IronLioness Type 2 · Well-Known Member

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    This is actually a very good point MikeyJ, because there seems to be some grey patch areas on the term 'reverse' - or remission. I'm interested to hear what folk think, as even my own doctor used the term reverse, yet when I asked if that means I no longer have it, his reply was no, I *am* now diabetic, but I can help myself to reduce the risk of complications coming back by staying on track. He was very clear, though, once you get it, you have it, you cannot be 'non diabetic' once you have it.
     
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  12. IronLioness

    IronLioness Type 2 · Well-Known Member

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    Thanks Keith :) - and well done to you, you sound like you're in 'I'm tackling this' mode too - those are strong numbers you've come down on!
    I'm trying to keep myself in check, not let myself get carried away thinking "yeah great it's gone!" because I know it could always come with a vengeance, so my plan is just to take it one step at a time. Its definitely going to be a long-haul-change that needs to be made, but the remission result was a personal win for me. It's the first time I've been *so* serious about changing my life, doing something good for me, and in the bigger picture - consistency with food, gym, reducing stress etc. I turned down the Metformin at diagnosis only because I wanted to try and get a hang of this totally solo, I guess it was a sort of test for myself. I was literally breaking myself and I think the diagnosis honestly was the point where it was a prod from up above to start taking my health seriously. I needed it. I agree with you on the no good stuffing cakes and carbs, I'm definitely out of that mindset, they're literally gone from my life. I went pretty hardcore at diagnosis, but I needed to, to give myself a head start and try build new habits and a new lifestyle. It's working. Current focus is on consistency - this has *always* been my downfall in the past, but I'm genuinely determined to get this under control for as long as is possible to keep the bad repercussions at bay. Fingers crossed!
     
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  13. MikeyJ

    MikeyJ Type 2 · Well-Known Member

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    I think people use whichever term sits comfortably with them, I personally prefer 'managed or well managed' The term 'reverse' in this context to me means reversal of symptoms not the underlying condition. 'Remission' is probably the most accurate term when you look at the definition i.e. 'a period of time when an illness is less severe or is not affecting someone' but it's a bit too clinical for me. I tend to agree with your doctor, I won't be non-diabetic but I can place myself in non-diabetic range with good control.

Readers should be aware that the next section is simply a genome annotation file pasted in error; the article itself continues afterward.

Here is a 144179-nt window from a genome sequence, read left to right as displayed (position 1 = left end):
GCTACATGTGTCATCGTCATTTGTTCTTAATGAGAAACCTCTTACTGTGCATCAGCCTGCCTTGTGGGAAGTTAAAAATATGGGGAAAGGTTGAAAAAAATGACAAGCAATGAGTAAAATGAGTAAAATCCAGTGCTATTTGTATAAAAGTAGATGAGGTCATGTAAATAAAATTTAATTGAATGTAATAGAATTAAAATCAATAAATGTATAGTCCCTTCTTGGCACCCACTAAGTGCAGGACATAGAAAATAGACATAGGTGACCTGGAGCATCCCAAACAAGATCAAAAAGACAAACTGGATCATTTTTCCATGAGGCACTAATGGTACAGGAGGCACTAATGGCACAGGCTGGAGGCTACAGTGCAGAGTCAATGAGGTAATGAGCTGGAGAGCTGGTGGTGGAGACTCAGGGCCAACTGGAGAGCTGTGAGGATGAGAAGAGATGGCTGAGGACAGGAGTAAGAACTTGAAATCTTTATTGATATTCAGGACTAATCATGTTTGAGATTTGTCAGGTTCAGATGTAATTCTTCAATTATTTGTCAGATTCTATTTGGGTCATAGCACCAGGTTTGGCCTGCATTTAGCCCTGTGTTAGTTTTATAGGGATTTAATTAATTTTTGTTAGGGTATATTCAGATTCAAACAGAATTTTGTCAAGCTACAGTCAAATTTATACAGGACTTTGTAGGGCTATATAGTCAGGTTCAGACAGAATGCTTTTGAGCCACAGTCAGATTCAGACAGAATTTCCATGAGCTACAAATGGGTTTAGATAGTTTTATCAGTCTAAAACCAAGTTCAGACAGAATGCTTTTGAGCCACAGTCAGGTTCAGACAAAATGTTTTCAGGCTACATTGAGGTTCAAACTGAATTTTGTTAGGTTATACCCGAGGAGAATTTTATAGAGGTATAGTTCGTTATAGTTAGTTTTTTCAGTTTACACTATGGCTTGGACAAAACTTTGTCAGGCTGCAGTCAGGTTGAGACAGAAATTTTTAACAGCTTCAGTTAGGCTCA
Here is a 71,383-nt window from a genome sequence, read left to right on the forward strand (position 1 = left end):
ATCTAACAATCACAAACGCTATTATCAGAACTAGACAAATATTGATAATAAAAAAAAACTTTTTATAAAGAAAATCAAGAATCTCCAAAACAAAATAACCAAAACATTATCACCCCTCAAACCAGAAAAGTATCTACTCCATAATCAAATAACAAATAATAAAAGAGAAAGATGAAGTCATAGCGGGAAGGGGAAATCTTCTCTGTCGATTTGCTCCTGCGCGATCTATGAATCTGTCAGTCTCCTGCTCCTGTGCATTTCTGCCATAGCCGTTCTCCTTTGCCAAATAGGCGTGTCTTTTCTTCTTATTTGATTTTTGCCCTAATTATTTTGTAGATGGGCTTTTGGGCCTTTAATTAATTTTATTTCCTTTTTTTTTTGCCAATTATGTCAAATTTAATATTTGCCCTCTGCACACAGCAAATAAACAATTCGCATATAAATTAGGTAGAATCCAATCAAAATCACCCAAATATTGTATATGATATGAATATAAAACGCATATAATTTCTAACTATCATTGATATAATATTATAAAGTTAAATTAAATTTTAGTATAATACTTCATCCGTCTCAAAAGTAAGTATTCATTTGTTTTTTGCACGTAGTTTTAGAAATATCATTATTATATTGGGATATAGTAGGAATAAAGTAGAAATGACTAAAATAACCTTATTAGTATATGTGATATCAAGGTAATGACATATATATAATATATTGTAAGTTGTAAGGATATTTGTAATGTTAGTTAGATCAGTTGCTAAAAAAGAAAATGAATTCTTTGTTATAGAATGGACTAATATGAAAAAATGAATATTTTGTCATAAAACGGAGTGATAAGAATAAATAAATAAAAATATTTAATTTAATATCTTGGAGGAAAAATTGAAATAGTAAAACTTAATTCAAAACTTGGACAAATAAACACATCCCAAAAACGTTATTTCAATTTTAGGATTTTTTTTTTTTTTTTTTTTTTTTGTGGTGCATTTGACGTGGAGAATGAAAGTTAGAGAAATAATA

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  14. Listlad

    Listlad Other · Well-Known Member

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    Yes and I notice @IronLioness that she uses the term “ risk” and I think that sums it up quite well. I am outside of the classification but am still at risk of diabetes returning.
     
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  15. Viv19

    Viv19 · Member

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    Which just shows how much I have to learn. I had hoped that if I lose lots of weight and really work at the BG levels, I would be able to no longer have T2. Obviously not. Still I’ll aim to lose the meds and the excess kgs and aim for remission.
     
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  16. HSSS

    HSSS Type 2 · Well-Known Member

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    I think a lot of us have the same hope in the early days when shock and denial are also strong. Then we settle into our new lives more and realise remission is still a worthy goal.
     
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  17. IronLioness

    IronLioness Type 2 · Well-Known Member

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    I was the same Viv19 the way the Doc talked about "reversing" the diagnosis, I genuinely thought it was a case of losing weight and bringing down BG then it'd be gone. I honestly got v confused with the terminology, until I went back for clarification and he agreed it was more 'remission' than reversal because it'll never go. But your plan for losing meds and going into remission sounds great! Small steps, and onwards to victory! :)